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500-year-old Easter tradition on island of Hvar from home

Following the Cross map

By Miki Bratanić

A unique religious tradition has taken place uninterrupted before Easter for nearly 500 hundred years on the Croatian island of Hvar.

Za Križen (Following the Cross), which has UNESCO protection, has been maintained by believers in the small towns and villages of the central part of the island, from children to the oldest residents, for 500 years. After mass on Maundy Thursday before Easter, six villages on Hvar – Vrboska, Jelsa, Pitve, Vrisnik, Svirče and Vrbanj – send out a group that will proceed through the other villages in a circle, covering twenty-five kilometres in eight hours before returning home. Each party in the procession is led by a cross-bearer who walks barefoot or in socks, never resting.

It is a long-established and inalienable part of Hvar religious and cultural identity, the procession connects the communities of the island to each other and to the world Catholic community.

In the year 1943, when the Italian occupation authority restricted the movement of the population of the island of Hvar and practically reduced the traditional procession ‘Following the Cross’ to the crusader and his immediate entourage. However, even under such conditions, the cross was worn and the cross was walked.

Locals of Vrboska, Jelsa, Pitve, Vrisnik, Svirče and Vrbanj, that is, these six places that take part in the procession, remained in their houses, but it is certain that they, too, in their minds walked with the cross and prayed.

In 1944, the Germans completely banned any gathering, including the procession. It looked like the tradition was about to break. And then islanders in exile in Africa’s El Shatt, in the middle of the desert, improvised the ‘Following the Cross’ procession. They also made crosses and ferals and chandeliers, sang the same songs and prayed the same prayers. The tradition continued.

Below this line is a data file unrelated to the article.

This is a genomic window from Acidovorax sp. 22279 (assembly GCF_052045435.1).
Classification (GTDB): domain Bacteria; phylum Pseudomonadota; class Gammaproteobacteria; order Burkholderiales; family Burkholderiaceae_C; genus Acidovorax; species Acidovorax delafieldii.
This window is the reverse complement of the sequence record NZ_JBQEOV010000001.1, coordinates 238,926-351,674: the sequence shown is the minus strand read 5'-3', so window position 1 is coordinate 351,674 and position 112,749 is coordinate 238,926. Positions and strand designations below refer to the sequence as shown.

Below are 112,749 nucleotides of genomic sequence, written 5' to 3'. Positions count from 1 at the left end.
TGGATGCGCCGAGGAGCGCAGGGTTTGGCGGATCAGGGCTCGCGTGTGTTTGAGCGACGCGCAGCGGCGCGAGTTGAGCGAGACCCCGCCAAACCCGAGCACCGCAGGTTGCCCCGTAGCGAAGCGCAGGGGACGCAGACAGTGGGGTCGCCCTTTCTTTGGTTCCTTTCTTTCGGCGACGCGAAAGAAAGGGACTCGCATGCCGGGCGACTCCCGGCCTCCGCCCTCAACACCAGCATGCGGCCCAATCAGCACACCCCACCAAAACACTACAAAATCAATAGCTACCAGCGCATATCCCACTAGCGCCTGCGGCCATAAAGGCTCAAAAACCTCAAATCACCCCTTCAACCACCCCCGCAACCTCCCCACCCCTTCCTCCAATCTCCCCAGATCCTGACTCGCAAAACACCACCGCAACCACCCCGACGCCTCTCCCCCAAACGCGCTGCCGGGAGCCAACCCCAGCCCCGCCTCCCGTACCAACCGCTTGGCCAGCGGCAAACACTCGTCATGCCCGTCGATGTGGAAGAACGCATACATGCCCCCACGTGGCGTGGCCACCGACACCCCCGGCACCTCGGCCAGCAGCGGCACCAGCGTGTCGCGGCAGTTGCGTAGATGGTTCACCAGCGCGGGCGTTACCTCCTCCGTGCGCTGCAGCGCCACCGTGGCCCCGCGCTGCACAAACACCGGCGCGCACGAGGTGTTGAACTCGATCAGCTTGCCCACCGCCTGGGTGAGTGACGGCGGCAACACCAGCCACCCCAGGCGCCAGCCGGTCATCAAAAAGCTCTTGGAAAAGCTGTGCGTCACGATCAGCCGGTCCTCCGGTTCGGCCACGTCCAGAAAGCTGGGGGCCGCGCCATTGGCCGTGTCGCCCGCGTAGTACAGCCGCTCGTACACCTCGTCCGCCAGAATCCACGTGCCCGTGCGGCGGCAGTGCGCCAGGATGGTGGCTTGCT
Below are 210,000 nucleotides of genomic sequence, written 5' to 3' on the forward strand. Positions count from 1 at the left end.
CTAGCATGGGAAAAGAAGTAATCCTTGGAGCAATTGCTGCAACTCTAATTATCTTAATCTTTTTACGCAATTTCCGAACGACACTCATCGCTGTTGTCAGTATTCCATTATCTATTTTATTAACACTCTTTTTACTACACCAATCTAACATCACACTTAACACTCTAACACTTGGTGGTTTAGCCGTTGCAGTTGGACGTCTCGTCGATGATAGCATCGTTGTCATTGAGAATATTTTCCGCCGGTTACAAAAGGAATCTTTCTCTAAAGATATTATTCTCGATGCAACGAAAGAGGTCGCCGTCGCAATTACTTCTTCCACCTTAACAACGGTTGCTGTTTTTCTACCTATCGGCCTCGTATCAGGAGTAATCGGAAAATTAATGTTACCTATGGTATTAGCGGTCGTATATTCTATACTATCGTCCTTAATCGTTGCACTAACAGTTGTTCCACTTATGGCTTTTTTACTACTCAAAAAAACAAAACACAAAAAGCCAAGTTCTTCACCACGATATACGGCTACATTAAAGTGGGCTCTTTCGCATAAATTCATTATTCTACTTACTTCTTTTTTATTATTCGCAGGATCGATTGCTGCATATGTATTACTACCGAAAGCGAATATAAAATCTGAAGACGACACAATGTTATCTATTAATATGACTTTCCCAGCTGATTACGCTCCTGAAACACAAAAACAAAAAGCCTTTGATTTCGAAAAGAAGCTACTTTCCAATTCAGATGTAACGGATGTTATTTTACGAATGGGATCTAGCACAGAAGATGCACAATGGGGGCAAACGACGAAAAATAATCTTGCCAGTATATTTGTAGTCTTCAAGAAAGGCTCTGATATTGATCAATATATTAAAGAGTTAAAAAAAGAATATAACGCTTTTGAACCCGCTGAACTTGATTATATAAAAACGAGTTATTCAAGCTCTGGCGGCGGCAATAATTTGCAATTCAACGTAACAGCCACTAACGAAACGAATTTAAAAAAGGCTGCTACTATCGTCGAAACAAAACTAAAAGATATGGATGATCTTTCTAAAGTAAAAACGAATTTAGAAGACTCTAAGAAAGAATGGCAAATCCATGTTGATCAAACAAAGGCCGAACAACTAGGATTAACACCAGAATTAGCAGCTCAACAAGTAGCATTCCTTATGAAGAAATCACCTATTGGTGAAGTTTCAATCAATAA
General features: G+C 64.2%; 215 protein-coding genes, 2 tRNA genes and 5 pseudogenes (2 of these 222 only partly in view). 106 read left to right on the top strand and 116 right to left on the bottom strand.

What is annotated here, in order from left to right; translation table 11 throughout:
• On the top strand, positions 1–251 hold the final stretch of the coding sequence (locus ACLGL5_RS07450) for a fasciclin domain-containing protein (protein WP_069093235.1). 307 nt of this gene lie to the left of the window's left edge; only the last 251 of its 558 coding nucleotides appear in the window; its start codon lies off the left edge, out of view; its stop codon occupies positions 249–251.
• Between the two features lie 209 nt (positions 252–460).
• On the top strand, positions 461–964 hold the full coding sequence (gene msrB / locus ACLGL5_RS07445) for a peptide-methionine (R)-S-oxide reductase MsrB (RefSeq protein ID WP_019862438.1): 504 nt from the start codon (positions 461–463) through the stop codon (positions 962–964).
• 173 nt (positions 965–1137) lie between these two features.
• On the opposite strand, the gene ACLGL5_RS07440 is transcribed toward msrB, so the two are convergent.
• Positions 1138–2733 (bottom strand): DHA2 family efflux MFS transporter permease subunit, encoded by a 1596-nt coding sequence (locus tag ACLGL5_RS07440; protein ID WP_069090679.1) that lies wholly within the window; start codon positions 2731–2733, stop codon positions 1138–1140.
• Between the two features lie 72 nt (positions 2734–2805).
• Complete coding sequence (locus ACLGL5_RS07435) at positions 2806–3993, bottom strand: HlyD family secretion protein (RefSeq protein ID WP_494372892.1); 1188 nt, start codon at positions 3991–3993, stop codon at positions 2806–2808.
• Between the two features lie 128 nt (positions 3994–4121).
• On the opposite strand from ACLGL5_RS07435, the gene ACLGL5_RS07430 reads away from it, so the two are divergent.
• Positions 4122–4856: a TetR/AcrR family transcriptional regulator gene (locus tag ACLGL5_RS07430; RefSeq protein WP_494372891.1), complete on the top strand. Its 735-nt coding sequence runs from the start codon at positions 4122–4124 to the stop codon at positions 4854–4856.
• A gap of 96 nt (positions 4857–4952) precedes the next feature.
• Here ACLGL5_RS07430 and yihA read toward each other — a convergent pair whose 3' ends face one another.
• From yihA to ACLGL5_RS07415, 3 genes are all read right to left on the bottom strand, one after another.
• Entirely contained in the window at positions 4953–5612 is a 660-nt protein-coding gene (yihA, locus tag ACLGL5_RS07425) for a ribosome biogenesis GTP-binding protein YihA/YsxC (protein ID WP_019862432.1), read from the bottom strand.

Following the Cross is a tradition which has been going on for 500 years on Hvar (Photo: E, Mil Mil, under CC)

Who knows how many other such and similar situations have been throughout the half-millennium history of the procession. Human memory does not remember bad things, it is human.

But tradition has always been maintained despite everything.

That is why this tradition should not be seen as just some folklore, because such will and desire of the people to maintain the tradition cannot be driven by mere custom or habit or whim. At the core of this tradition is clearly a strong and deeply rooted faith and the need to face penance, at least on that one night.

This year, we face a new challenge in the form of the coronavirus. Human health is paramount, so it will be necessary to listen to and obey the instructions of health professionals. The civil protection authority has allowed it to go ahead under strict rules this years with a limited number of people taking part. 

The small number of people in the procession will certainly not diminish the meaning of the procession. Maybe this year, more than ever, we will be more focused on prayer. Perhaps even this year, crusaders will have a stronger feeling than ever to carry a cross for others.

One thing for sure, when the cross passes through our places, not only the old and infirm who cannot walk but also the healthy ones will stand and pray at the windows and on the balconies of their houses.

All of them will shine with tears in their eyes and all of them will be equal in desires and the same in prayer. We will all be equally small.

And to the crusaders, let it be a consolation, that even in a hundred years, when the history of the procession is mentioned, their name will be remembered, for they bore the cross in 2020 and that year of the coronavirus.

And this is my personal message to all people:

We will stay home this night, but in thoughts and prayers, we will walk following the cross. We’ll be with our crusaders. And when they return to our churches in the morning, when they raise the holy cross and, according to the old custom, with the sound of scarabs, give a blessing, let them know that we are all kneeling before them. Because we will be with them like never before. Let’s stay home, watch and pray together because prayer does not know the distance.

It doesn’t matter how many people are following the cross, it matters how much the cross is in people. So let’s stay home, open the windows of our soul, and the cross will pass by our house.

More information about Za križen on the following link: http://www.mikibratanic.com/procesija-za-krizen/

 

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